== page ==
Nearly one million veterans today are unemployed: Vietnam Era: 271,000; Cold War Era: 290,000; Persian Gulf War Era: 174,000; and Iraq and Afghanistan veterans: 260,000. And, according to the Bureau of Labor statistics, the numbers are growing, particularly among veterans who served post-9/11.
Legislation introduced earlier this month by Jeff Miller, chairman of the House Committee on Veterans’ Affairs, aims to increase opportunities for veterans to get the skills they need to become employed.
The Veterans Opportunity to Work Act of 2011 (H.R. 2433) would, among other things, enable 100,000 veterans to receive up to one year of skills retraining benefits; give states flexibility in using funds for direct training services for veterans; and strengthen protections to ensure National Guard & Reserve members have their jobs when they return home. In addition, Transition Assistance Program (TAP) classes, which provide service members about to be discharged job-seeking skills, such as résumé writing, would be made mandatory for all service members.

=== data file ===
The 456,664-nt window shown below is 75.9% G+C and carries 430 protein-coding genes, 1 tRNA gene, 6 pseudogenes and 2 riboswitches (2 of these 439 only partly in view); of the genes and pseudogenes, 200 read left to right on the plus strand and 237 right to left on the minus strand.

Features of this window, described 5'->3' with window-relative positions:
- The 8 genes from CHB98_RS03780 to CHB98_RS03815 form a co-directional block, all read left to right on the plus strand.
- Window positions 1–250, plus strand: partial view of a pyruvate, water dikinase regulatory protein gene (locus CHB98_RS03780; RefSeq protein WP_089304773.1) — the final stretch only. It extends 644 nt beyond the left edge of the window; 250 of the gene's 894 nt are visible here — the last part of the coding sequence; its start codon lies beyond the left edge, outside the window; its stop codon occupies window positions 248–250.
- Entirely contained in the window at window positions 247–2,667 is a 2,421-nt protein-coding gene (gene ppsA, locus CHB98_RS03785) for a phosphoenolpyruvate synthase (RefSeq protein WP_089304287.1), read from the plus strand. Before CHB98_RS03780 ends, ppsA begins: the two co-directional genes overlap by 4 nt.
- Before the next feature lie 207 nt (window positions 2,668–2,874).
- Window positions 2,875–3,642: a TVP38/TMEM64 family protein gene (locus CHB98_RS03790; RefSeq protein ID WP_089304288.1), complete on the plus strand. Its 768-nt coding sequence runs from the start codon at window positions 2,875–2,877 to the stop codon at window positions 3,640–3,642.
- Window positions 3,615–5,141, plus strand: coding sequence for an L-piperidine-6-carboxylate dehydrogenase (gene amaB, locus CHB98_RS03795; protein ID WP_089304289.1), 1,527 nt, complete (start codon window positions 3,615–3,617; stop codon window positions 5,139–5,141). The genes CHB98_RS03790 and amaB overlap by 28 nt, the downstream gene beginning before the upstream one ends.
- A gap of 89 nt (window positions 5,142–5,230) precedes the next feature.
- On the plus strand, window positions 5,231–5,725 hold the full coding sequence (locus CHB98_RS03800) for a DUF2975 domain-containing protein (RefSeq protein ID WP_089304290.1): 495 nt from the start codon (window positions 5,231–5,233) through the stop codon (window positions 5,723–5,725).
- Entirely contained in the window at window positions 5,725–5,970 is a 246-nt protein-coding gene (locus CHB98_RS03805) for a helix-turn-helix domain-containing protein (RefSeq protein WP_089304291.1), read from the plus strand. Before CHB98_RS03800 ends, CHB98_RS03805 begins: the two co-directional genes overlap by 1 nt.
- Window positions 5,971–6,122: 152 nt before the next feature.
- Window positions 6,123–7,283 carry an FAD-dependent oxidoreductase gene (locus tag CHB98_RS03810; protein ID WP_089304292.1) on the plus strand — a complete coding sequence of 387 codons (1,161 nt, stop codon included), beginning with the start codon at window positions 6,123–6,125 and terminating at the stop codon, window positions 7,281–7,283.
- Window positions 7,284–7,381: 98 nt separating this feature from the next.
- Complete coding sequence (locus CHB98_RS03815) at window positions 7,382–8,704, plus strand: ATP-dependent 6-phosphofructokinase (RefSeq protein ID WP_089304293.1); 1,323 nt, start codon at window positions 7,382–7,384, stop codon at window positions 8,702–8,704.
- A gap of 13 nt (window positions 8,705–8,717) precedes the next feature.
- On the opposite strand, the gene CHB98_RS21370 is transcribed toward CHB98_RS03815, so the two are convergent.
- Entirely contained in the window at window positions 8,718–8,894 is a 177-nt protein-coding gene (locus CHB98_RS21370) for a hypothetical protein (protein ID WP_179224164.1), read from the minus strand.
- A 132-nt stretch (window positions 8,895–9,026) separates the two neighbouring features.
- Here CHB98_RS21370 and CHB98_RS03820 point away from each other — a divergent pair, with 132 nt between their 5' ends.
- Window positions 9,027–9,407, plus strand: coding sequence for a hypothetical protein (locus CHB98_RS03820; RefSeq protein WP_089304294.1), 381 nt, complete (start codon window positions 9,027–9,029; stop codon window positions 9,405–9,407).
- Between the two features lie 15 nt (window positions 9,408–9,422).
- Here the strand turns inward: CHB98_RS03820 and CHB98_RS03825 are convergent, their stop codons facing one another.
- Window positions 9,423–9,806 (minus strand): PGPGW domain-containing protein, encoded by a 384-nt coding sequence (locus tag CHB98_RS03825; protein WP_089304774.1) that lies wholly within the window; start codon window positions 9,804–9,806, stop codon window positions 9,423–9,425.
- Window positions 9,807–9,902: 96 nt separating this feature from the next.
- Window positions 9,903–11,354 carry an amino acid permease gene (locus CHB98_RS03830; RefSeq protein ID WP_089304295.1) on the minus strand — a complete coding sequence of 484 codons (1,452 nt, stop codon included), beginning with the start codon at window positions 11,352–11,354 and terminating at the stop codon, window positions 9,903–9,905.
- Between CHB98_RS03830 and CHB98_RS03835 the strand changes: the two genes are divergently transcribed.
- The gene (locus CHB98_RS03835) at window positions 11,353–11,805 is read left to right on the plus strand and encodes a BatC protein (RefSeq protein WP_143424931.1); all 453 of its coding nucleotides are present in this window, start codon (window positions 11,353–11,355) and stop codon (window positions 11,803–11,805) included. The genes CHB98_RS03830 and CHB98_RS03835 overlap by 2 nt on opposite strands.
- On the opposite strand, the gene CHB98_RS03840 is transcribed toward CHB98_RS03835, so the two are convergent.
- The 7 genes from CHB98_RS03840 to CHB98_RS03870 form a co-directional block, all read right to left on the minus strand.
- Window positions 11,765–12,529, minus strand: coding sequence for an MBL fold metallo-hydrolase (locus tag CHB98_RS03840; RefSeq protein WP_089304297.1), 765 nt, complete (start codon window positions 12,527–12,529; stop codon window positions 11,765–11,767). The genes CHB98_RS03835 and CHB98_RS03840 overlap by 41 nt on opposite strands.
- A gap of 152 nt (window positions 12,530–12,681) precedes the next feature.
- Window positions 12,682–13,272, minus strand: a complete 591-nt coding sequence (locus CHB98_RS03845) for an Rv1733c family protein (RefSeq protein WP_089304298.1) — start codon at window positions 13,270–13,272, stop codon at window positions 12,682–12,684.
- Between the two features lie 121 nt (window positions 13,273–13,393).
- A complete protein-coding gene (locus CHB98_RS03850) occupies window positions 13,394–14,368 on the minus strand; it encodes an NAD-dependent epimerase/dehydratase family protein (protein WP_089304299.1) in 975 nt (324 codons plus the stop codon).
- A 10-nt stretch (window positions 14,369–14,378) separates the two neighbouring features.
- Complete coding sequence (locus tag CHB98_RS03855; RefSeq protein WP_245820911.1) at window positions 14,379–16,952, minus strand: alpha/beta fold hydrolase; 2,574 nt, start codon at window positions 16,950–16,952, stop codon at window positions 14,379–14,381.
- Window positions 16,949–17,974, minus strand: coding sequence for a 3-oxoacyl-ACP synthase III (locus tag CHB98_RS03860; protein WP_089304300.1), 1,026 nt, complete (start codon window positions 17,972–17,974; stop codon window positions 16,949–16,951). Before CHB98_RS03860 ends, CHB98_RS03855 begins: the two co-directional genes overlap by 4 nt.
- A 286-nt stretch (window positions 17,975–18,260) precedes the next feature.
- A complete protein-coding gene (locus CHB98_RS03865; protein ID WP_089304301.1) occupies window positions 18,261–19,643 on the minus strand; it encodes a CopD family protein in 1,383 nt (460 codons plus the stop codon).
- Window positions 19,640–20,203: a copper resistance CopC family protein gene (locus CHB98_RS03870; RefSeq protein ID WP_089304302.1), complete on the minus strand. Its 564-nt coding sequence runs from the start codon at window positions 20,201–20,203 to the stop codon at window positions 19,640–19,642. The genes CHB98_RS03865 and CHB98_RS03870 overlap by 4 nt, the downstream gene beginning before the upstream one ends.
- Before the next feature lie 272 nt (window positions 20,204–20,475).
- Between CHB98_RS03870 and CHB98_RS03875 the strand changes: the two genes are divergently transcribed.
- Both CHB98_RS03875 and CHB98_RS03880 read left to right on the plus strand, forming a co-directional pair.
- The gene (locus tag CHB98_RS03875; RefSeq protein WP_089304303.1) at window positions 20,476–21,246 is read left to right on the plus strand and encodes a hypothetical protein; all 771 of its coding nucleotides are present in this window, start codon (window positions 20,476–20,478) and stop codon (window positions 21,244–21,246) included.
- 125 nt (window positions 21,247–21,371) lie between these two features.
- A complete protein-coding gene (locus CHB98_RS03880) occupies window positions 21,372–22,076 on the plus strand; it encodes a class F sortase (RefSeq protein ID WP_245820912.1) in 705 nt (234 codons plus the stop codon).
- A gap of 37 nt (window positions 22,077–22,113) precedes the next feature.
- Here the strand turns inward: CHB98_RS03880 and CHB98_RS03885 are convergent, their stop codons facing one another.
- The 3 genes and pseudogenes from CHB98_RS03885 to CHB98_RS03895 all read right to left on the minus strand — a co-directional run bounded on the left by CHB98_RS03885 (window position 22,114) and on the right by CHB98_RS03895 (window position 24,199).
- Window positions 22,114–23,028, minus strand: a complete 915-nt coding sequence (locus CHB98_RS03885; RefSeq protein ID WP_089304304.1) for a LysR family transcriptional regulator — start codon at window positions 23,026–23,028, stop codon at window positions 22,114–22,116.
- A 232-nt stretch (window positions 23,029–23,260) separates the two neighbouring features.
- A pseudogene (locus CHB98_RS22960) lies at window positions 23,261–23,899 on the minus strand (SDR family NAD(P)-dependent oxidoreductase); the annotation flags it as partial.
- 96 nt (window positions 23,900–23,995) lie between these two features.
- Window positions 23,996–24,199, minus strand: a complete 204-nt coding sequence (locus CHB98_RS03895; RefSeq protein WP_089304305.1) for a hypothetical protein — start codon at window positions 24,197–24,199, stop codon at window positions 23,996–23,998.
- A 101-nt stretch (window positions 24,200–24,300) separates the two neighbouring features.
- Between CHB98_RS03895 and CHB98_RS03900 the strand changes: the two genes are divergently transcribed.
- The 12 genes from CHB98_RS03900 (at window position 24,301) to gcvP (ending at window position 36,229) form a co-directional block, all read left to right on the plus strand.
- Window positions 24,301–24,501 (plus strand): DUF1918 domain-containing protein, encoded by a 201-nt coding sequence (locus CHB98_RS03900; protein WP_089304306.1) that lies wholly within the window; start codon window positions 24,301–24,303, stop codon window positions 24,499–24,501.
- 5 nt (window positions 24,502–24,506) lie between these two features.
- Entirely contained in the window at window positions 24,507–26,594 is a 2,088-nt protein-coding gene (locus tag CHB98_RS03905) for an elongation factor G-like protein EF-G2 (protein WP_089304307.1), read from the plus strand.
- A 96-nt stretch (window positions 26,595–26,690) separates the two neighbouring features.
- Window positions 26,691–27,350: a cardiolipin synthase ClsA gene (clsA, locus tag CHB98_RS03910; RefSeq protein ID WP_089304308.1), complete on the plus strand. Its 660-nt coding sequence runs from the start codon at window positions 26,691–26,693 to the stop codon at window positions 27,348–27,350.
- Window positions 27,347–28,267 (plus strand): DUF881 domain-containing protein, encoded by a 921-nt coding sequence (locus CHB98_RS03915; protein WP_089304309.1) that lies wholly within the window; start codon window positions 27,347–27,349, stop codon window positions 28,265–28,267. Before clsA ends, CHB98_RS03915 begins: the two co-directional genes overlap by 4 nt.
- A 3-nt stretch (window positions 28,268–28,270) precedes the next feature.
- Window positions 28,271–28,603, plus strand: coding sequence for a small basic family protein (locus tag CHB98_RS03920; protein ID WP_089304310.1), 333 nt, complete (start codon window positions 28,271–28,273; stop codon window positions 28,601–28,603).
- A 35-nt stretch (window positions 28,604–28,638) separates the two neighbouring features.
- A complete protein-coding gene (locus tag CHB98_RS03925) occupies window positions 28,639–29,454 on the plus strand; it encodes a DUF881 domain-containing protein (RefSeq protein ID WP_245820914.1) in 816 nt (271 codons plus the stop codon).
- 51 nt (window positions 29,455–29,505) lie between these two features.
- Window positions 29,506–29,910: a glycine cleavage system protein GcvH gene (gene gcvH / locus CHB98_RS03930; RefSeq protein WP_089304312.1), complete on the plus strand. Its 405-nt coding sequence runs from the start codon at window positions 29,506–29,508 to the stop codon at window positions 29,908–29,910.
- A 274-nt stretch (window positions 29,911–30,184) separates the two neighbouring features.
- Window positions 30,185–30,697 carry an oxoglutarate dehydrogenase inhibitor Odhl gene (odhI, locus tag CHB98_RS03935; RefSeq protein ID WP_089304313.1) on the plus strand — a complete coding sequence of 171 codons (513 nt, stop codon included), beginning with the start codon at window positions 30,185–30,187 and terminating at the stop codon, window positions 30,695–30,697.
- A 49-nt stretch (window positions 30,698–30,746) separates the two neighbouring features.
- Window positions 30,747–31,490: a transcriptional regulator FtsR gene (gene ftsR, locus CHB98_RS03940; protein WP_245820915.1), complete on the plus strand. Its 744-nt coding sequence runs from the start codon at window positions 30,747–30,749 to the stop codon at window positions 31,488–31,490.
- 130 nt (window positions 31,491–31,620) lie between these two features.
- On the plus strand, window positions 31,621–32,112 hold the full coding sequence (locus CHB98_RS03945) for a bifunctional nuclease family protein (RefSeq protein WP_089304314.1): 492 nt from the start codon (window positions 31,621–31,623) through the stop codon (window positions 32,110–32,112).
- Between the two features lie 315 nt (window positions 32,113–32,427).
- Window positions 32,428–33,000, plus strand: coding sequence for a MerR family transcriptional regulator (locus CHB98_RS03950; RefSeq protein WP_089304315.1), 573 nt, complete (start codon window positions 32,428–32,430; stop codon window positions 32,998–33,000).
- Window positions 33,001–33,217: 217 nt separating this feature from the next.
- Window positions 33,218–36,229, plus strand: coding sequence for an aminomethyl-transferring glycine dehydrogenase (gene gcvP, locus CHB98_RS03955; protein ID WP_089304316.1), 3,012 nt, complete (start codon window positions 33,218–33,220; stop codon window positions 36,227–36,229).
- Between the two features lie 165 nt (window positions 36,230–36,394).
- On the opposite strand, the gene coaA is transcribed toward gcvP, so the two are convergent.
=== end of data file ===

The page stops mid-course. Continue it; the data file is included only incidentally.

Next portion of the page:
“Paralyzed Veterans of America (Paralyzed Veterans) is pleased to see that the Committee has made employment of veterans one of its highest priorities,” said Carl Blake, National Legislation Program director. “Paralyzed Veterans knows the difficulties veterans face when leaving the service—especially those who have suffered catastrophic injuries—and we have made veterans employment for this population of veterans one of our primary missions.
“An agenda that focuses on employment for veterans of all ages and abilities is critical, and we applaud the Committee for meeting this challenge head on and urge them to continue to focus on ways to reduce veterans’ unemployment.”